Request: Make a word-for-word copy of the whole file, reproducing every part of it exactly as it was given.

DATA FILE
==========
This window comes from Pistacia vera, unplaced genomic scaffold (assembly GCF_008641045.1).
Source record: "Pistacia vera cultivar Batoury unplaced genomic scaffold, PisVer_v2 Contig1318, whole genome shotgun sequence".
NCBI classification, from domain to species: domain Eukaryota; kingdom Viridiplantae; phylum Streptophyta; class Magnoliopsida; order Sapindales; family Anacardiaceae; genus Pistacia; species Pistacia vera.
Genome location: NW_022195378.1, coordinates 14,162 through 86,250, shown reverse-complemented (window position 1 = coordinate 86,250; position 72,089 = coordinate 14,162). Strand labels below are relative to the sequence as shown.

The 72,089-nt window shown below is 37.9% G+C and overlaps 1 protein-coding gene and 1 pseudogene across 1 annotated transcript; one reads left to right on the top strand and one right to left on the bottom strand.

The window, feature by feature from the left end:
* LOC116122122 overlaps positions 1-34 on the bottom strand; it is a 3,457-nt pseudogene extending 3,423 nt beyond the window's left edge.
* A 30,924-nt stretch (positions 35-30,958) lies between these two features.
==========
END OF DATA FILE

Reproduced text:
This window comes from Pistacia vera, unplaced genomic scaffold (assembly GCF_008641045.1).
Source record: "Pistacia vera cultivar Batoury unplaced genomic scaffold, PisVer_v2 Contig1318, whole genome shotgun sequence".
NCBI classification, from domain to species: domain Eukaryota; kingdom Viridiplantae; phylum Streptophyta; class Magnoliopsida; order Sapindales; family Anacardiaceae; genus Pistacia; species Pistacia vera.
Genome location: NW_022195378.1, coordinates 14,162 through 86,250, shown reverse-complemented (window position 1 = coordinate 86,250; position 72,089 = coordinate 14,162). Strand labels below are relative to the sequence as shown.

The 72,089-nt window shown below is 37.9% G+C and overlaps 1 protein-coding gene and 1 pseudogene across 1 annotated transcript; one reads left to right on the top strand and one right to left on the bottom strand.

The window, feature by feature from the left end:
* LOC116122122 overlaps positions 1-34 on the bottom strand; it is a 3,457-nt pseudogene extending 3,423 nt beyond the window's left edge.
* A 30,924-nt stretch (positions 35-30,958) lies between these two features.